617 F2d 403 Christofferson v. Halliburton Company

617 F.2d 403

Robert K. CHRISTOFFERSON and Oleta L. Christofferson, Plaintiffs,
HALLIBURTON COMPANY et al., Defendants-Appellees,

No. 78-1022.

United States Court of Appeals,
Fifth Circuit.

May 19, 1980.
Rehearing Denied July 15, 1980.

Scofield, Bergstedt & Gerard, John B. Scofield, Lake Charles, La., for defendant-appellant.

Joseph J. Weigand, Jr., Houma, La., for Diamond M Drilling Co.

Plauche, Smith, Hebert & Nieset, Allen L. Smith, Jr., Lake Charles, La., for Halliburton Co.

Voorhies & Labbe, E. Gregory Voorhies, H. Lee Leonard, Lafayette, La., for Coastal Rubber Co. & Unigard Ins. Co.

Caffery, Duke, Oubre & Gibbens, John Blackwell, New Iberia, La., for Aeroquip Corp. & Travelers Ins. Co.

Seale, Smith & Phelps, John W. Swanner, Baton Rouge, La., for George Meyer Co.

Hammett, Leake, Hammett, Hulse & Nelson, Eldon T. Harvey, III, New Orleans, La., for B. F. Goodrich Co. & American Motorists, Inc. Co.

Appeal from the United States District Court for the Western District of Louisiana.

Before MORGAN, REAVLEY and HATCHETT, Circuit Judges.

LEWIS R. MORGAN, Circuit Judge.

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Robert Christofferson was seriously injured in an accident on the offshore jackup drilling rig where he worked on August 24, 1973. After filing a lawsuit against the many parties involved in the incident, he settled with each of the defendants and withdrew from the litigation. The district court then proceeded to a trial of the case to determine the rights of the defendants to indemnity and contribution inter se. Phillips Petroleum Company appeals from a judgment granting indemnity from Phillips to Diamond M Company and denying indemnity to Phillips from other defendants.


Christofferson's injury occurred on Diamond M Company's rig No. 99, which at the time of the accident was situated in the Gulf of Mexico 100 miles off the coast of Louisiana. Phillips Petroleum had contracted with Diamond M for the drilling of a well at that location. The well proved to be dry, and a second contractor, Halliburton Company, was engaged by Phillips for a plug and abandon operation. In a plug and abandon operation, a retainer is inserted into the well and cement is pumped below the retainer, sealing the well opening.


Christofferson was a petroleum engineer employed by Phillips to observe and inspect the operations on rig No. 99, and was Phillips' sole representative on the rig on the day of the accident. The plug and abandon operation was performed jointly by the personnel of Halliburton and Diamond M under the supervision of John Rogers, of Diamond M and Don Terrell, of Halliburton.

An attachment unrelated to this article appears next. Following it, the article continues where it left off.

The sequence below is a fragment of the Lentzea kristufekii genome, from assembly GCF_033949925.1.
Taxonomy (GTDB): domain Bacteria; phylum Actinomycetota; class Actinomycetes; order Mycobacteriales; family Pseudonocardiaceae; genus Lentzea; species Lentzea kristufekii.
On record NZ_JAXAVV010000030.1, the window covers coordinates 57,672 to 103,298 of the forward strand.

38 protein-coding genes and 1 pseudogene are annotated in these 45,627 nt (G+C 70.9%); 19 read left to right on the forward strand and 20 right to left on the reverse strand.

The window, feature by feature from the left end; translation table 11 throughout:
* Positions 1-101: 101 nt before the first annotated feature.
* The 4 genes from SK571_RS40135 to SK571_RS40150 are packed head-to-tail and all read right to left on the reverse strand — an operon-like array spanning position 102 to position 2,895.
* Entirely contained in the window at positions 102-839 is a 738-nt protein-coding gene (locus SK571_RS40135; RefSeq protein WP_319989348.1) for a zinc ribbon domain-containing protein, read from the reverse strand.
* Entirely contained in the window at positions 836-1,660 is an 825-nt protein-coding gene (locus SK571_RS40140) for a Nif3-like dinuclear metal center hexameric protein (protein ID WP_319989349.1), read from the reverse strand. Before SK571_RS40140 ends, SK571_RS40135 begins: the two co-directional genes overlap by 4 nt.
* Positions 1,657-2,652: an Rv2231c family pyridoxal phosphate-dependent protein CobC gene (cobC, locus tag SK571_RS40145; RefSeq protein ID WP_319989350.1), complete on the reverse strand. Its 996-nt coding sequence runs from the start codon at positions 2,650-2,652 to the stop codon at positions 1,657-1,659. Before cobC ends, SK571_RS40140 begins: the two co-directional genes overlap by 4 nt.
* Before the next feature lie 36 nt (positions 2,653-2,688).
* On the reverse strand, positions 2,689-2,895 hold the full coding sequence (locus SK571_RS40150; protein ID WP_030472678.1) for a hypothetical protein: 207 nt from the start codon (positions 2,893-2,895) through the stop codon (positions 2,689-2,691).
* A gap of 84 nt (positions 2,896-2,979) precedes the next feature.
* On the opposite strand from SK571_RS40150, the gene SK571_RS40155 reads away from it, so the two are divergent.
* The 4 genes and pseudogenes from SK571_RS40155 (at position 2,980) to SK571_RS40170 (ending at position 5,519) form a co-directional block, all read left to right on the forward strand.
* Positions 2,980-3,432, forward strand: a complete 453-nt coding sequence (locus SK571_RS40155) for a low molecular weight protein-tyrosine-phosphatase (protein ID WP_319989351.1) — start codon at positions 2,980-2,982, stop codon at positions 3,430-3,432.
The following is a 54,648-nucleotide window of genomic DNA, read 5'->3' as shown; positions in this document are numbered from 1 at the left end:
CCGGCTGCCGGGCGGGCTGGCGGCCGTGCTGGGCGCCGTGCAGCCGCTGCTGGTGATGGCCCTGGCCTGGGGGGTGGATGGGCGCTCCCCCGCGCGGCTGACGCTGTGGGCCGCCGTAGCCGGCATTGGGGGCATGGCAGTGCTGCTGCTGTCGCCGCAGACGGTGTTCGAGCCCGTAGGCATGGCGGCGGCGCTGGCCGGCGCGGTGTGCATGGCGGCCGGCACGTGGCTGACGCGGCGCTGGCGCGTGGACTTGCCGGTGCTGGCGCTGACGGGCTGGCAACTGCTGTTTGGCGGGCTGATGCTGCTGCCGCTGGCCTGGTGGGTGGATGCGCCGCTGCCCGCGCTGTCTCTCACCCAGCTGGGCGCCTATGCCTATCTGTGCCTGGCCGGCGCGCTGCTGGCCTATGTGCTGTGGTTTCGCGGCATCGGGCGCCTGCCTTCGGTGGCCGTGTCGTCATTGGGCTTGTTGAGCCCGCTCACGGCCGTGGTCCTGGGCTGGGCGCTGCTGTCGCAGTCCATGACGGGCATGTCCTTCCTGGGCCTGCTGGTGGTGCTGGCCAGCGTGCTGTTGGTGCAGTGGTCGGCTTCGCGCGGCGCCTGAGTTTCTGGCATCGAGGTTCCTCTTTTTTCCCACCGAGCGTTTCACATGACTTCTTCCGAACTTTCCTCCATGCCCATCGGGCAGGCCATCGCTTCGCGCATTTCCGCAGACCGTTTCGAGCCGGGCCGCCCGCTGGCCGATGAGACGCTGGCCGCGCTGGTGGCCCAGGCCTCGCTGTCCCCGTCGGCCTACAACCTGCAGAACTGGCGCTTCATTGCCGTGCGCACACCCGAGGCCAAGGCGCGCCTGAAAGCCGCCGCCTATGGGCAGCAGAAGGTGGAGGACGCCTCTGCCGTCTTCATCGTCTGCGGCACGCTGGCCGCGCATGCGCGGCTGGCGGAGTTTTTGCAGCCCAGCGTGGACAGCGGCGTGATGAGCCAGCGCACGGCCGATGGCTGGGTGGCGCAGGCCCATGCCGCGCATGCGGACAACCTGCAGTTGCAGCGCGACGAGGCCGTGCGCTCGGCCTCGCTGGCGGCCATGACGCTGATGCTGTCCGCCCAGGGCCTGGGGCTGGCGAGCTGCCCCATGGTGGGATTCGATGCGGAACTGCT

The operation required the use of two very durable hoses, one to carry cement from Halliburton's squeeze manifold to the casing and another from the squeeze manifold to the drill pipe. It is standard industry practice to use steel "chicksan" hoses for this purpose. However, an employee of Diamond M suggested the use of steel reinforced flexible hoses that were stored on the rig, and none of the other personnel present dissented.


The plug and abandon exercise was expected to produce a maximum pressure of 2,000 pounds on the hoses. Hence, Rogers and Christofferson agreed to test all lines at 3,000 pounds before commencing the operation. The lines on the standpipe side of the pipehead were tested at 3,000 pounds as ordered, but for some unknown reason, the lines on the casing side were tested at only 1,000 pounds. As fate would have it, the hose on the casing side had become frail with age and overuse. During the "reversing out" stage of the plug and abandon operation, the hose was ruptured by a surge of pressure, causing the manifold to strike Christofferson.




Prior to the trial of the case, the district court granted summary judgment for Diamond M against Phillips for indemnity allegedly owed by Phillips under the terms of an indemnity agreement. The contract between Phillips (Owner) and Diamond M (Contractor) provided as follows:

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16.8 Indemnity by Owner ; Owner agrees to protect, indemnify, and save harmless the Contractor from and against all claims, demands, and causes of action made against Contractor, or in which Contractor may be named party defendant, by Owner's employees, agents, or invitees on account of personal injury or death . . . arising out of work performed by Owner, Owner's employees, agents, or invitees, and contractors or subcontractors (other than the Contractor under this contract ) or equipment furnished in connection therewith, irrespective of whether such claims are occasioned in whole or in part by the negligence of Contractor, its employees, agents, or invitees, or by the negligence of Contractor's subcontractors or any party for which Contractor is performing services, or the employees, agents, or invitees of such party or subcontractor, or by the unseaworthiness of vessels or craft.


(emphasis added).


Diamond M contends, and the district court agreed, that the above clause clearly establishes Phillips' obligation to reimburse Diamond M for claims made by Christofferson. Phillips counters that the parenthetical "(other than the Contractor under this contract)" limits the coverage of the indemnity agreement to claims for injuries resulting from work performed by persons other than Diamond M. In the same breath, Phillips asserts that the work which led to Christofferson's injury "was that of Diamond M (together with Halliburton)."